By Edric Thompson, RDECOM CERDEC Public AffairsNovember 7, 2011
ABERDEEN PROVING GROUND, Md., Nov. 7, 2011 -- U.S. Army engineers will discuss the results of their efforts to enable a self-aware, decision-making network during the Military Communications Conference 2011, Nov. 8 at the Baltimore Convention Center.
The U.S. Army Research, Development and Engineering Command's communications-electronics center, or CERDEC, has developed cognitive wireless networking capabilities that employ network-wide learning and reasoning algorithms that share information that enable nodes to make decisions.
CERDEC engineers hope that the results of their Cognitive Algorithm & Network Design Experiment, or CANDE, will enable easier network maintenance, reduce human decision-making requirements, increase network lifetime, transfer data with less delay, and reduce energy consumption -- all of which result in a higher degree of network performance on the battlefield.
"It's important that we apply learning and reasoning because currently, there's no 'intelligence' in the network. Therefore, we're developing capabilities that will aid the network in taking on this adaptive layer of learning and information sharing to reduce the complexity in managing the network," said Sharon Mackey, chief for the Network Design and Cognitive Networking Sciences branch of CERDEC's Space &Terrestrial Communications Directorate.
A more intelligent infrastructure reduces the need for Soldier intervention and aids in providing seamless information, noted Mitesh Patel, S&TCD technical lead for CANDE.
"A Soldier has to keep track of a lot of things to maintain the network such as network constraints, requirements and objectives. With cognitive algorithms, the network is more intelligent and self aware thus reducing resource management in the network," Patel said.
One of the products within CANDE is the Cognitive Network Engineering Design Analytic Toolset, or CNEDAT, which can provide network design architectures for networks as they are being engineered, maintained, repaired or redesigned.
"The CNEDAT does not need a constructed network. Provide the constraints and objectives, and it will create a network for you: that is the power of this tool. It can optimize existing networks, and it can design a network from scratch while providing the most optimized way of maneuvering through the network," Patel said.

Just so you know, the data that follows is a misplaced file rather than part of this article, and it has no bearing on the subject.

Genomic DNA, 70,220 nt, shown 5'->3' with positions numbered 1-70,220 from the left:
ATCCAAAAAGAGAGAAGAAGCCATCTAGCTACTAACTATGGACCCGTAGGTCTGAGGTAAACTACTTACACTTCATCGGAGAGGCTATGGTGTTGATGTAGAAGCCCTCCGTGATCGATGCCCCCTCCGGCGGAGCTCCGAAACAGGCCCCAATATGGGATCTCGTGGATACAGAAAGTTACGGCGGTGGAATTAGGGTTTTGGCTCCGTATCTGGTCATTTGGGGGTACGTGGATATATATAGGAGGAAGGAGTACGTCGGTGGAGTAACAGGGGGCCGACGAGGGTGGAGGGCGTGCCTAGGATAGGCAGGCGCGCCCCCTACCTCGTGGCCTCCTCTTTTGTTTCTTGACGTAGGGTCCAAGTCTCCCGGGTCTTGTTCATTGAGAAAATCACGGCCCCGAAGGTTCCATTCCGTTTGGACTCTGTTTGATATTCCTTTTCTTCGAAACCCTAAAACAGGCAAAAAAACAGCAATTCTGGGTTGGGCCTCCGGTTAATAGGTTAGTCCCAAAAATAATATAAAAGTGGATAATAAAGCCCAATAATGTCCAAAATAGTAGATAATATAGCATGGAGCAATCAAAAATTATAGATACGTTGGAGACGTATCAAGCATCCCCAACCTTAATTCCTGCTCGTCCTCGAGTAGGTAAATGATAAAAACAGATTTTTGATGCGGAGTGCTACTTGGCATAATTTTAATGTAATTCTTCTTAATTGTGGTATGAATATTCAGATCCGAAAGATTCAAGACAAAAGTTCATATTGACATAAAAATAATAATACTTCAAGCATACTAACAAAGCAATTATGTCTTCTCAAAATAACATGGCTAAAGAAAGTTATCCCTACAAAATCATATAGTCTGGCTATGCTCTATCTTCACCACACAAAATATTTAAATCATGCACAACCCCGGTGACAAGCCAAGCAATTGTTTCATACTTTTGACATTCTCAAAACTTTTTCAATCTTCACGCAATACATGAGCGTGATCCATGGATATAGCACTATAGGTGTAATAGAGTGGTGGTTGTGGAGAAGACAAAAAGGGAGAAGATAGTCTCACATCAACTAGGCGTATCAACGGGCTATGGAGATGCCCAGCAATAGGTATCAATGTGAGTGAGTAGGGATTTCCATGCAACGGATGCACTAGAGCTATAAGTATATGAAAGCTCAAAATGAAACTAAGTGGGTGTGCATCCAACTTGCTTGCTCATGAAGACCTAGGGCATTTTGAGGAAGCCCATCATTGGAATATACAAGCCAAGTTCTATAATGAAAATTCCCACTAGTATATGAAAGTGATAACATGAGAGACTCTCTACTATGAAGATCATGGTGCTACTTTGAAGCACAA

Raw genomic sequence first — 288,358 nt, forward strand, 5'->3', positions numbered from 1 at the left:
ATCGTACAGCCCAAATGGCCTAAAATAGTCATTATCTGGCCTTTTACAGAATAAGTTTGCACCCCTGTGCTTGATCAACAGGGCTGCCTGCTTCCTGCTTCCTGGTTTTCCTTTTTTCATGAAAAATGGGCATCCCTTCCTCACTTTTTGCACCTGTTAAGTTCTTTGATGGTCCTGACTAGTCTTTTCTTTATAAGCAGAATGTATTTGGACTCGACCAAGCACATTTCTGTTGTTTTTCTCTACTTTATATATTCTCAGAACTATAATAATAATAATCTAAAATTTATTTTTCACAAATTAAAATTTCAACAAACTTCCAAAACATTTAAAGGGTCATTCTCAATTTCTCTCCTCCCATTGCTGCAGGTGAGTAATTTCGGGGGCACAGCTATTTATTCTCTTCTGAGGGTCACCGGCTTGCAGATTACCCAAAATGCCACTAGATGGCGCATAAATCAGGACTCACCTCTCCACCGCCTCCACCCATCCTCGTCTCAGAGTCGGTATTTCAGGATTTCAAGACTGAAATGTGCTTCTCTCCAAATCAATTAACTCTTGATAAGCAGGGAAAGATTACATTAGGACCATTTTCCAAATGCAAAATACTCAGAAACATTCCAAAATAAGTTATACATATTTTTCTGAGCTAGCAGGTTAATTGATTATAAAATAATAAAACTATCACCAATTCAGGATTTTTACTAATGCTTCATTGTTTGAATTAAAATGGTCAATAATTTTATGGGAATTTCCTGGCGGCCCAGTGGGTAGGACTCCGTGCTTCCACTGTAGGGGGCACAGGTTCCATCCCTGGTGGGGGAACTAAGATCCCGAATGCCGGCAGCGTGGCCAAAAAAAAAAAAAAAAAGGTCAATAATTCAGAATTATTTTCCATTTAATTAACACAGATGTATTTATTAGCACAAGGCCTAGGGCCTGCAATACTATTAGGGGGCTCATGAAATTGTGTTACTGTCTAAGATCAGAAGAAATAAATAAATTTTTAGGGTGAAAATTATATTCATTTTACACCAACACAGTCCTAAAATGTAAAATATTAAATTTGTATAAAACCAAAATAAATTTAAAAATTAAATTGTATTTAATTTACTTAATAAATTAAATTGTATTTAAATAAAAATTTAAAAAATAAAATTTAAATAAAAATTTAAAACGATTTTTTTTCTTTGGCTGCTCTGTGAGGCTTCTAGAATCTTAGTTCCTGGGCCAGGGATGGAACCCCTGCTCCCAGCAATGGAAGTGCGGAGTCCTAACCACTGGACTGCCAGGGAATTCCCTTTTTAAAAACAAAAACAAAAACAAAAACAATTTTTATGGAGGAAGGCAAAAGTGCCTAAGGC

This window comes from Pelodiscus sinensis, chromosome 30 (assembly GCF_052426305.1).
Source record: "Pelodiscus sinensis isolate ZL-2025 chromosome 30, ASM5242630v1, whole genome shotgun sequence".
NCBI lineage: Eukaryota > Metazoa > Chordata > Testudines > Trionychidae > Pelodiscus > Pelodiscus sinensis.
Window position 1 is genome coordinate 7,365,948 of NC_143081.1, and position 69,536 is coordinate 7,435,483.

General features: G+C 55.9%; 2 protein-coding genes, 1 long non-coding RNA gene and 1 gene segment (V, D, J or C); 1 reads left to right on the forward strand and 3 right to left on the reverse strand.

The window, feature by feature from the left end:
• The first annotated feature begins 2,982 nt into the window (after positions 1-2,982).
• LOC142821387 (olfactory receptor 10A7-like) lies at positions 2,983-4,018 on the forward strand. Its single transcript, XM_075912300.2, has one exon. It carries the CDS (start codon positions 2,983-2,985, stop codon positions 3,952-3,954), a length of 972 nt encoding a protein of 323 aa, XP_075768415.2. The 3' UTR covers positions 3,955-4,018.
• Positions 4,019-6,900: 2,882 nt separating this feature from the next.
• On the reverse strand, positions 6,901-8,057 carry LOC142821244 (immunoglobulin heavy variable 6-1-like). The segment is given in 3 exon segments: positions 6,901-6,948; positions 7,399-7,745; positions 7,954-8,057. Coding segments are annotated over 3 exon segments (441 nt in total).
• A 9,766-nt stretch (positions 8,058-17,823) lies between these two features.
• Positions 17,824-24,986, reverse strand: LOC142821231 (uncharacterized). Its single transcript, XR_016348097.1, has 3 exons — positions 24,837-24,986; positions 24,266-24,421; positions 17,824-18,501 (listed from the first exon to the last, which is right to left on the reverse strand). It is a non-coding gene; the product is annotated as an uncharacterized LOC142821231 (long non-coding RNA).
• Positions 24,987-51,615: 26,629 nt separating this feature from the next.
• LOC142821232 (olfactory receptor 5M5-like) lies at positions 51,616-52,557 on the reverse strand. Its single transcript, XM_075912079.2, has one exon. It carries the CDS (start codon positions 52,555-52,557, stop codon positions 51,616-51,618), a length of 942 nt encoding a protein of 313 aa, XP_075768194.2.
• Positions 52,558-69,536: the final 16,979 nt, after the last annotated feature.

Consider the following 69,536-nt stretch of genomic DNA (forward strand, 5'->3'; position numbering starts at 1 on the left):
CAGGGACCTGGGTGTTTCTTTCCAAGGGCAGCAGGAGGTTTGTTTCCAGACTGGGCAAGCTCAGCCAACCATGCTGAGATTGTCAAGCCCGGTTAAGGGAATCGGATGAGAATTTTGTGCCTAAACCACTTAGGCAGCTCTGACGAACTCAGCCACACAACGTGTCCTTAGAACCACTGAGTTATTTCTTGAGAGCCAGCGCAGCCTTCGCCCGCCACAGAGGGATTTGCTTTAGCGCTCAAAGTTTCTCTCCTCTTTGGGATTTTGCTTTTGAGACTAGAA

One way it does this is by choosing a tactical radio signal's "hopping pattern." Radios typically "hop" to the closest radio; however, the closer radio may not always be the better choice if it is congested with traffic, explained Charles Graff, an electronics engineer with CERDEC S&TCD.
"The algorithm looks at the delay estimation to all source destination pairs and then determines which route has the best bandwidth or least traffic before transmitting data. The algorithm then updates itself on a periodic basis and learns from past experience not to take certain paths," Graff said.
The algorithms can also enable a "dimmer-switch" capability to help reduce network energy consumption.
CERDEC S&TCD proved their concept in an operationally-relevant environment June 1- July 15 at Fort Dix, N.J., during Command, Control, Communications, Computers, Intelligence, Surveillance, and Reconnaissance & Network Modernization Event 2011.
Throughout CANDE, CERDEC S&TCD utilized commercial off-the-shelf radios to prove the operations of cognitive algorithms. The overall field network performance validated the predictions of CNEDAT based on prior work done in CERDEC laboratories, Mackey said.
"Anytime you try to put something on the network, it consumes network overhead, which in turn reduces bandwidth; the implementation of CANDE was achieved with minimal impact on the network overhead," Mackey said.
CERDEC S&TCD is seeking to establish a follow-on program to conduct analysis on tactical radios in a testbed environment; currently, they are looking at the WIN-T and JTRS communities as targets of opportunity for transition, Graff said.